# How features, spatial information, spatial data, and geometries fit together

A summary of several basic concepts that underlie the operations of Db2® Spatial Extender such as geographic features, spatial information, spatial data, and geometries is provided.

Db2 Spatial Extender lets you obtain facts and figures that pertain to things that can be defined geographically-that is, in terms of their location on earth, or within a region of the earth. Such facts and figures are referenced as spatial information, and such things as geographic features (called features here, for short).

For example, you could use Db2 Spatial Extender to determine whether any populated areas overlap the proposed site for a landfill. The populated areas and the proposed site are features. A finding as to whether any overlap exists would be an example of spatial information. If overlap is found to exist, the extent of it would also be an example of spatial information.

To produce spatial information, Db2 Spatial Extender must process data that defines the locations of features. Such data, called spatial data, consists of coordinates that reference the locations on a map or similar projection. For example, to determine whether one feature overlaps another, Db2 Spatial Extender must determine where the coordinates of one of the features are situated with respect to the coordinates of the other.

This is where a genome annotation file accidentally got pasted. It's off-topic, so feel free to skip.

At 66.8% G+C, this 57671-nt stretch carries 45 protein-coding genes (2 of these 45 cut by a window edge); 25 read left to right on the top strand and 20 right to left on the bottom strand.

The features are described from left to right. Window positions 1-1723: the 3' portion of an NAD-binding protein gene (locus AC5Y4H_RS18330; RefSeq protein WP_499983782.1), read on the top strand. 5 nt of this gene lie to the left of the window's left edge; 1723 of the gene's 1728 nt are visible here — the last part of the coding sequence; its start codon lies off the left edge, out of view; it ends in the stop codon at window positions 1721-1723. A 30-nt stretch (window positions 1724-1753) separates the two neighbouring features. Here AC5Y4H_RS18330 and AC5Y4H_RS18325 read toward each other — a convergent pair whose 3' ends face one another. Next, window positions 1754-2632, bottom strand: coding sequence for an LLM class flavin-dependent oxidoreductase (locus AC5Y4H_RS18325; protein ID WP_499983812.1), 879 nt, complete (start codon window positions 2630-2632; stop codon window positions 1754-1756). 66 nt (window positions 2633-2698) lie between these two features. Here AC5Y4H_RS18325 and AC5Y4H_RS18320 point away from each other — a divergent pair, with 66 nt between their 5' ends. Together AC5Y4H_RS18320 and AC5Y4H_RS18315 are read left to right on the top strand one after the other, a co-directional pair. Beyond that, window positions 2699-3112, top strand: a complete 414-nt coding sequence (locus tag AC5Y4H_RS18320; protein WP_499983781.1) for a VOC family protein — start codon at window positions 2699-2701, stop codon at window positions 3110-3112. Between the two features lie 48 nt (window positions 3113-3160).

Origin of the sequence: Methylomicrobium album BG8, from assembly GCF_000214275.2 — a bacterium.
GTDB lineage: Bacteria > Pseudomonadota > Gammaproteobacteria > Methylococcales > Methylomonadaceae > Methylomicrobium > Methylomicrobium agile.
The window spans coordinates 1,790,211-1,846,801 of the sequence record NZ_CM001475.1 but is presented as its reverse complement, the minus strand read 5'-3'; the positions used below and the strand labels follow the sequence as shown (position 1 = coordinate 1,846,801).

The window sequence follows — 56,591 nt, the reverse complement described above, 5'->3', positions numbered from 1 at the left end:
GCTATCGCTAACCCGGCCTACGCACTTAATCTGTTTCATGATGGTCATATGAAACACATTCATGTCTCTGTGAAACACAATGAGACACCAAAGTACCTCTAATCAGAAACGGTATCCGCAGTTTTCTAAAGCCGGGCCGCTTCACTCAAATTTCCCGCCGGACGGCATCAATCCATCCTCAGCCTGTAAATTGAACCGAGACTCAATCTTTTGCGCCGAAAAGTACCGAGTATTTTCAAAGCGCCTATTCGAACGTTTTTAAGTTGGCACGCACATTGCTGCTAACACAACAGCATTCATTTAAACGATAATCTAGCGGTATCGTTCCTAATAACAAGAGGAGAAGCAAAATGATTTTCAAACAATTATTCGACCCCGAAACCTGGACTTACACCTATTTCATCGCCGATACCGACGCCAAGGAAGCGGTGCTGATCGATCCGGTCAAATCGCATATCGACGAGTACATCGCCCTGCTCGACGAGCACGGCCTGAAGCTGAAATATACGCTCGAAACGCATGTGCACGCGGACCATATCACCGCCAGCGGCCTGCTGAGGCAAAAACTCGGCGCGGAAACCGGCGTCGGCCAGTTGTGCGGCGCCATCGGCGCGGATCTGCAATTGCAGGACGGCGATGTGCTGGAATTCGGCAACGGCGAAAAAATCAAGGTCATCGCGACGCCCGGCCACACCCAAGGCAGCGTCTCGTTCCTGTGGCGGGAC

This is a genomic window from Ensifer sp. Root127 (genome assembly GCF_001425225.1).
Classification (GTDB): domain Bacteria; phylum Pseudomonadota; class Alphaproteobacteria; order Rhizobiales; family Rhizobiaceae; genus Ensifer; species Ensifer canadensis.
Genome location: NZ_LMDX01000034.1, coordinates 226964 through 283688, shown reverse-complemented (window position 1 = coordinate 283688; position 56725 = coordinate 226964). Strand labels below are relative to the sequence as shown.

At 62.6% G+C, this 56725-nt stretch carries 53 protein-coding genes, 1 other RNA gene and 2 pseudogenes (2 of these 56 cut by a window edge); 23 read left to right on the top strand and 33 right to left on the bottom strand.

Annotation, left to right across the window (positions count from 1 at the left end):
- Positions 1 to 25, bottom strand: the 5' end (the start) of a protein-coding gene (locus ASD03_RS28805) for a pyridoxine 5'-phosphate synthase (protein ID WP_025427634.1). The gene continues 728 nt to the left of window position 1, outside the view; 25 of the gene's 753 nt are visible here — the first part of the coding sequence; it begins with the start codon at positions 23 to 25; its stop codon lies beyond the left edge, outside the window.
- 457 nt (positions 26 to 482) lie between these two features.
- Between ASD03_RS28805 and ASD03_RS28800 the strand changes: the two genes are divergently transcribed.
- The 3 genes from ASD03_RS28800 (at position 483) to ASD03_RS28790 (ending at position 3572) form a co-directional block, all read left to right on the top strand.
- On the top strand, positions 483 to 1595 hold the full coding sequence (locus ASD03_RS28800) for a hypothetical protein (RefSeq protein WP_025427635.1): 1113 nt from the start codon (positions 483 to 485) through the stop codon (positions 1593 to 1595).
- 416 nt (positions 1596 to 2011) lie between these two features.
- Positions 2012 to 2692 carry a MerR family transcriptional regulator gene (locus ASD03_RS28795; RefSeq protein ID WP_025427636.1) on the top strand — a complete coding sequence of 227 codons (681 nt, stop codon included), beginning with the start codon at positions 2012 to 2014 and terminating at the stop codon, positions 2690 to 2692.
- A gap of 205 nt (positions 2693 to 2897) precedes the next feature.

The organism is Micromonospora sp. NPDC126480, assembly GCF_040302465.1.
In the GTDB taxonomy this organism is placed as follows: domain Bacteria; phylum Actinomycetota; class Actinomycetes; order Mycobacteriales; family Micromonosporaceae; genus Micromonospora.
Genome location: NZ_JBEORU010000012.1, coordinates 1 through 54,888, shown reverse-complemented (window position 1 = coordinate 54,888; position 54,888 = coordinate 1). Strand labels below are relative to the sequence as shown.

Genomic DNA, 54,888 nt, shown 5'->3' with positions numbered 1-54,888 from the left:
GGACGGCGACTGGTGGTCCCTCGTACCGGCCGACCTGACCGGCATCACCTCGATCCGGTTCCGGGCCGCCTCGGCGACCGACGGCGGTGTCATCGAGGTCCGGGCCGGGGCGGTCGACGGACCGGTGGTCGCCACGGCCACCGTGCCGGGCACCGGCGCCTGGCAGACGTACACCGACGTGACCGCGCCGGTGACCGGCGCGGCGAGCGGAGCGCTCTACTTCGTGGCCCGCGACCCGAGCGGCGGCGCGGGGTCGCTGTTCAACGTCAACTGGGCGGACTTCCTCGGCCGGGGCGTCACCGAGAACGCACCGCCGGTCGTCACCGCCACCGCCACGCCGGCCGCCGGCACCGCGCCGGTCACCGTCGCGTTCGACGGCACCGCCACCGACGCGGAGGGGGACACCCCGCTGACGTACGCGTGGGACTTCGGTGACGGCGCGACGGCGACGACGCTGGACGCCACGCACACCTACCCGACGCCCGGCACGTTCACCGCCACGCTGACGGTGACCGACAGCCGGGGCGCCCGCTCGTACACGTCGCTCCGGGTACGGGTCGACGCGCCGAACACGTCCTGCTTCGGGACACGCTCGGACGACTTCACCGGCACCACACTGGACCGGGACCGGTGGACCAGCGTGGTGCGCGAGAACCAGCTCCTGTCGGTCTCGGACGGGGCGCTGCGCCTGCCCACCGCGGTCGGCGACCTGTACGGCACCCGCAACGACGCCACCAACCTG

In the world of spatial information technology, it is common to think of features as being represented by symbols called geometries. Geometries are partly visual and partly mathematical. Consider their visual aspect. The symbol for a feature that has width and breadth, such as a park or town, is a multisided figure. Such a geometry is called a polygon. The symbol for a linear feature, such as a river or a road, is a line. Such a geometry is called a linestring.

A geometry has properties that correspond to facts about the feature that it represents. Most of these properties can be expressed mathematically. For example, the coordinates for a feature collectively constitute one of the properties of the feature's corresponding geometry. Another property, called dimension, is a numeric value that indicates whether a feature has length or breadth.

Spatial data and certain spatial information can be viewed in terms of geometries. Consider the example, described earlier, of the populated areas and the proposed landfill site. The spatial data for the populated areas includes coordinates stored in a column of a table in a database. The convention is to regard what is stored not simply as data, but as actual geometries. Because populated areas have width and breadth, you can see that these geometries are polygons.

Like spatial data, certain spatial information is also viewed in terms of geometries. For example, to determine whether a populated area overlaps a proposed landfill site, Db2 Spatial Extender must compare the coordinates in the polygon that symbolizes the site with the coordinates of the polygons that represent populated areas. The resulting information-that is, the areas of overlap-are themselves regarded as polygons: geometries with coordinates, dimensions, and other properties.